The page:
Cultural Artefact: Potatoes
Potatoes have thrived in Tasmanian soil since they were first planted from seed at Risdon Cove by Lieutenant Bowen in 1803, and in 1826 the Van Diemen's Land Company sent the first shipload of potatoes from the north-west to Sydney. During the 1840s Depression the market became glutted, but in the 1850s it revived, as the Victorian gold rush population demanded food and potato prices soared. Potatoes flourished in the 'equable' climate and 'decomposed basalt' soil of the north-west, and in August 1890, 41 potato ships left Devonport for Sydney. Agricultural practices were basic. A horse and single-furrow plough churned seed potatoes and fertiliser into the ground at every third furrow. After being harrowed, the emerging crop was scarified and moulded. The most common variety was the Redskin, though around 1880 a German settler grew the Bismark in the south and this also became popular in the north-west. As quality, yields, and acreages grew rapidly, the potato became a valuable export. Experiments were carried out with spacing and fertilisers, the most popular being bonedust, wood ash, and Peruvian guano. By 1900, Tasmania grew 100,000 tonnes of potatoes, including a new potato, pink eye, which thrived at South Arm.
In the early 1900s growers faced soil decline and diseases such as scab, bacterial rots, eelworm and worst of all Irish blight, which devastated crops in 1909. Redskins were especially susceptible and were largely replaced by Bismarks and Brownells. The Potato Act (1909) required growers to eradicate and prevent the spread of disease, mainly by spraying. Sprays composed of bluestone (copper sulphate), quicklime and water, and favourable weather conditions enabled the potato industry to survive.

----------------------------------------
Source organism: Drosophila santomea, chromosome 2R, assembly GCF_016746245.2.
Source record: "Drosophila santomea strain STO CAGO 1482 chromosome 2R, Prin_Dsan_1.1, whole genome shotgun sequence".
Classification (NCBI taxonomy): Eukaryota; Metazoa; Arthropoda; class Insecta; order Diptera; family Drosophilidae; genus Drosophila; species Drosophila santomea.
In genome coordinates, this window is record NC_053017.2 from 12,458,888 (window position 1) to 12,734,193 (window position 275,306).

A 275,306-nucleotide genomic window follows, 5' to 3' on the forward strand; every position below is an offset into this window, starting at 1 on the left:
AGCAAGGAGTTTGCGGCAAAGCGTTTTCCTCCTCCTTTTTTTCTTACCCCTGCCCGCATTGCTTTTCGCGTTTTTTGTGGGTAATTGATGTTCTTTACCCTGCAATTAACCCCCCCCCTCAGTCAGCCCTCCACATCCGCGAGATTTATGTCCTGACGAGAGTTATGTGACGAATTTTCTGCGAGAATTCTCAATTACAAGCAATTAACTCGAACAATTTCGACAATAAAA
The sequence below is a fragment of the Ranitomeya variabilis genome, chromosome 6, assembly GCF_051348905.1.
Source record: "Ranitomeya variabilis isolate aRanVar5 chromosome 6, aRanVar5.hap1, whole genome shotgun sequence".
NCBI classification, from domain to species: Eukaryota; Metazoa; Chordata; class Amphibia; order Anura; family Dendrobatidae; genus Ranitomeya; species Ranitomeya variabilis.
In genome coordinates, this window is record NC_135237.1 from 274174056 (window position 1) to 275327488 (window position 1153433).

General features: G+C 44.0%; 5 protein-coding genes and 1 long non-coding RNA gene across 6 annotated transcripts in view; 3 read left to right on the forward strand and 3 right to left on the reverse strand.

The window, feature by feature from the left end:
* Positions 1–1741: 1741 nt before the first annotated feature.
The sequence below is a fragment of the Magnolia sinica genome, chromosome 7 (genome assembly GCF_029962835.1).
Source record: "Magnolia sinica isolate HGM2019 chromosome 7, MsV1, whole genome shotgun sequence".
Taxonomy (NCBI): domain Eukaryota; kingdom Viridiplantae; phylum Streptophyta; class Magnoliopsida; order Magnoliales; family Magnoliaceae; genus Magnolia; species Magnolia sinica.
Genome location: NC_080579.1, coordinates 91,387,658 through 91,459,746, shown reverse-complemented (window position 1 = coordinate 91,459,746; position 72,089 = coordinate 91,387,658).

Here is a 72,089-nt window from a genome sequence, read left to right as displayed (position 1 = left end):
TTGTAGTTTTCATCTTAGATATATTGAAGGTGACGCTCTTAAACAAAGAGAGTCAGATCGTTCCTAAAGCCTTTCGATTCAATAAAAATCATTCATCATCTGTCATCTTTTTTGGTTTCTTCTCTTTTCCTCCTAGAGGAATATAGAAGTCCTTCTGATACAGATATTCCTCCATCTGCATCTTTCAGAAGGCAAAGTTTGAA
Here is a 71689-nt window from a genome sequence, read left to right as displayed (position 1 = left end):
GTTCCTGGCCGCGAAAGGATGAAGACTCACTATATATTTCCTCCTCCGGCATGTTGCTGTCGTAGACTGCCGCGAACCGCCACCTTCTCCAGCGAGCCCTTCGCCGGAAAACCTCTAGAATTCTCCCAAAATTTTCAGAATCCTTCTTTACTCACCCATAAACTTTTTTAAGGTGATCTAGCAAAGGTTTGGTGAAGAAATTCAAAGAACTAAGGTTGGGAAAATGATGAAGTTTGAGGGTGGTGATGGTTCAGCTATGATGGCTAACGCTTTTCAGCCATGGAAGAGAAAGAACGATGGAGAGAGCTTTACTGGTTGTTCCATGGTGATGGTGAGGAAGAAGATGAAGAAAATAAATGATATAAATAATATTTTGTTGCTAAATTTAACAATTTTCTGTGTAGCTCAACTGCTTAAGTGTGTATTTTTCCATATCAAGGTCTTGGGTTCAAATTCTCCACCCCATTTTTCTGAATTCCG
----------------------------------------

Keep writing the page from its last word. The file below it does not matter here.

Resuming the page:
Growers started to sell immature or new potatoes on the Sydney market from 1914, and production was increased by 'better cultivation, more courageous manuring, and seed selection'. In the 1920s Department of Agriculture officers worked on breeding new varieties, disease control and manuring with superphosphate and sulphate of ammonia. Departmental identification of healthy seed stock culminated in 1930 with the Tasmanian Certified Seed Potato Scheme, and from 1933 the Tewkesbury Potato Station raised 'Mother Seed' for Tasmania's potato industry. Marketing improved from 1927 with the establishment of a producers' co-operative, the Potato Marketing Board. Representatives liaised in Sydney with merchants and shipping companies.
Potato production declined from 1945 due to a drop in demand, lack of shipping and poor wharfing facilities. Problems eased when American-owned Simplot established a processing plant at Ulverstone in 1962, and Edgells produced French fries, which encouraged the growth of suitable varieties, notably Kennebec and Russet Burbank. The processing sector, increasingly operated by multinational companies, overtook the fresh export market by about 1980; by 2000, 400,000 tonnes of potatoes were grown annually for processing. In the 1990s the fresh market was boosted by new, gourmet Dutch varieties such as Royal Blue and Bintje. Growers have been assisted by mechanical developments: local firm Dobmac developed cup and needle planters to replace hand planting, harvesters allowed grading and bagging of potatoes on the machine, and in the 1970s single-row harvesters with bunkers facilitated bulk handling, and dropside bins on trucks reduced damage caused during unloading. Irrigation developments, such as centre pivots, have increased yields. Herbicides proved more effective in controlling disease than previous methods, except for common scab. By demonstrating a capacity to change, the potato industry remains one of Tasmania's most valuable agricultural money-earners.